In light of International Women’s Day, we look at some of the gendered issues and trends in giving and working in the nonprofit sector.
It was International Women’s Day (IWD) yesterday and in Australia, it feels less like a celebration than a reminder not much has changed since this time last year.
The Federal Government unveiled their anti-domestic violence campaign to coincide with IWD promoting the need to respect women, amidst a shroud of revelations and allegations that put into question the government’s track record in doing just that.
“The Parliament is starkly not immune from the sorts of issues that have impacted workplaces around the country and frankly around the world for far too long,” says Minister for Women, Marise Payne.
And neither is the nonprofit sector.
At the FIA Conference, Simon Scriver reminded us that one in four women in fundraising experience sexual harassment. The National Day of Conversation (NDOC) was established on November 26, 2019 by Wanda Deschampe and Liz LeClair to raise awareness of the issue of harassment within the nonprofit sector. A 2018 Harris Poll survey by the Association of Fundraising Professionals (AFP) showed that in 65% of the cases reported, the perpetrator was a donor. And sadly, 13% of those who reported felt that their organisations place a greater value on the loyalty of donors than the safety of its staff.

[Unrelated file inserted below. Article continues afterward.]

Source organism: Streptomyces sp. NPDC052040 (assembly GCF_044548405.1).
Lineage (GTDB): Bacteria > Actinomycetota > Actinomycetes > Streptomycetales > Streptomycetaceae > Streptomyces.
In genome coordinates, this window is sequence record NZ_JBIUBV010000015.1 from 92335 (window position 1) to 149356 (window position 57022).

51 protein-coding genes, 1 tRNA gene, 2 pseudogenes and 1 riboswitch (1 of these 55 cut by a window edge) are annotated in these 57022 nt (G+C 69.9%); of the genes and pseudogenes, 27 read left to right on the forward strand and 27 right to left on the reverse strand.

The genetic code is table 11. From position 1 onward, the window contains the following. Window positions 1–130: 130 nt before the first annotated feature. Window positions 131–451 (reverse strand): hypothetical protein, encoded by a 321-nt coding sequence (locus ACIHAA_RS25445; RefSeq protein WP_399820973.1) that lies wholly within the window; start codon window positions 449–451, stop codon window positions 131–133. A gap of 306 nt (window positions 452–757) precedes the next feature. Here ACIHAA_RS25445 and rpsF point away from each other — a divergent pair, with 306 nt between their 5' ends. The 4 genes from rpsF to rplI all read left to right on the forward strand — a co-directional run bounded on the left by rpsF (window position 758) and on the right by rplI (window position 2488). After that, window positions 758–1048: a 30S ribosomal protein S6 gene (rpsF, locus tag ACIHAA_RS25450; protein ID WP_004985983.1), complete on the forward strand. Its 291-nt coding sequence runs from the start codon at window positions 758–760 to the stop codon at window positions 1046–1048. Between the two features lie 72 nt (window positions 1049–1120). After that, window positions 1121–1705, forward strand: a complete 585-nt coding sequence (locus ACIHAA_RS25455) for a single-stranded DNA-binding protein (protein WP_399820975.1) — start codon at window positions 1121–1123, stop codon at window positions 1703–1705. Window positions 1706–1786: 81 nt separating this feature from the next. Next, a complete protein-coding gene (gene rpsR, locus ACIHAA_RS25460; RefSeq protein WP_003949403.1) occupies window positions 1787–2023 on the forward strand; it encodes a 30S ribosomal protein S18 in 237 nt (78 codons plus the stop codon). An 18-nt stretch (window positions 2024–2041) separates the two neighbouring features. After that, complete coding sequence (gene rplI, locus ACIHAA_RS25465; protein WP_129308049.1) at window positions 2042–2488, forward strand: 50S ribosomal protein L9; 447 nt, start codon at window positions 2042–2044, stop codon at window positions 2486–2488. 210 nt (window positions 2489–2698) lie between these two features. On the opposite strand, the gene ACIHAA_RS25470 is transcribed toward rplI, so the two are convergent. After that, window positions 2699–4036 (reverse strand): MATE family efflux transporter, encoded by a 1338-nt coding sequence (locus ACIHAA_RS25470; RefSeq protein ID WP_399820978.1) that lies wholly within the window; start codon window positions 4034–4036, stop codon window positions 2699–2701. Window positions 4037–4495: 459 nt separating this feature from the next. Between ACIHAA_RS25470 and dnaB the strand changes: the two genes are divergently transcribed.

Women as givers
Many studies have shown that women are more likely to give and give more than men.
In Australia, women give a higher proportion of their income than men, despite the fact they earn less than men – and research shows the gender pay gap is widening.
But women’s generosity is not limited to donations. Women are also more likely to volunteer and take part in workplace giving than men. Among single women and men, about 51% of single women indicated they would give to charity compared to 41% of single men.
Just last week, we reported on a study from The Republic of Everyone and The Bravery which looked into the top environmental and social issues concerning Australians. The study, The Power and the Passion, showed there was a difference in the levels of concern between genders – women reported higher levels of extreme concerns for all issues than men by a margin of 5-10%.
Diversity amongst major donors is happening (hello, Mackenzie Scott!) but this is still slow work. Women currently hold one third of the world’s wealth and are increasing their wealth faster than ever before. With women outliving men, they will become instrumental in bequest giving as time goes on.
In Forbes List of Australia’s Richest People, Gina Rinehart takes out the number one spot but is only accompanied by five other women – not including Gina’s daughter, Bianca Rinehart and her siblings.
While nine of the 10 richest people in Australia made money during the pandemic, the average woman was generally and disproportionately affected by COVID-19. Women experienced higher levels of job losses than men and their jobs returned on a more part-time or casualised basis than men’s jobs. We heard stories of women taking on even more carer roles. The pandemic recession widened the gender pay gap – and economists fear that weak government policies could exacerbate it.
In the United States, women are the driving force behind an increase in donations to organisations focusing on women and girls, according to research by the Women’s Philanthropy Institute (WPI). Spurred by the 2016 presidential election, unprecedented numbers of Americans joined social movements like the Women’s March. More than $2 million came through GoFundMe for the march. Planned Parenthood received more than 300,000 donations – 40 times its normal rate – as discussions around women’s reproductive choices and government funding raged around them.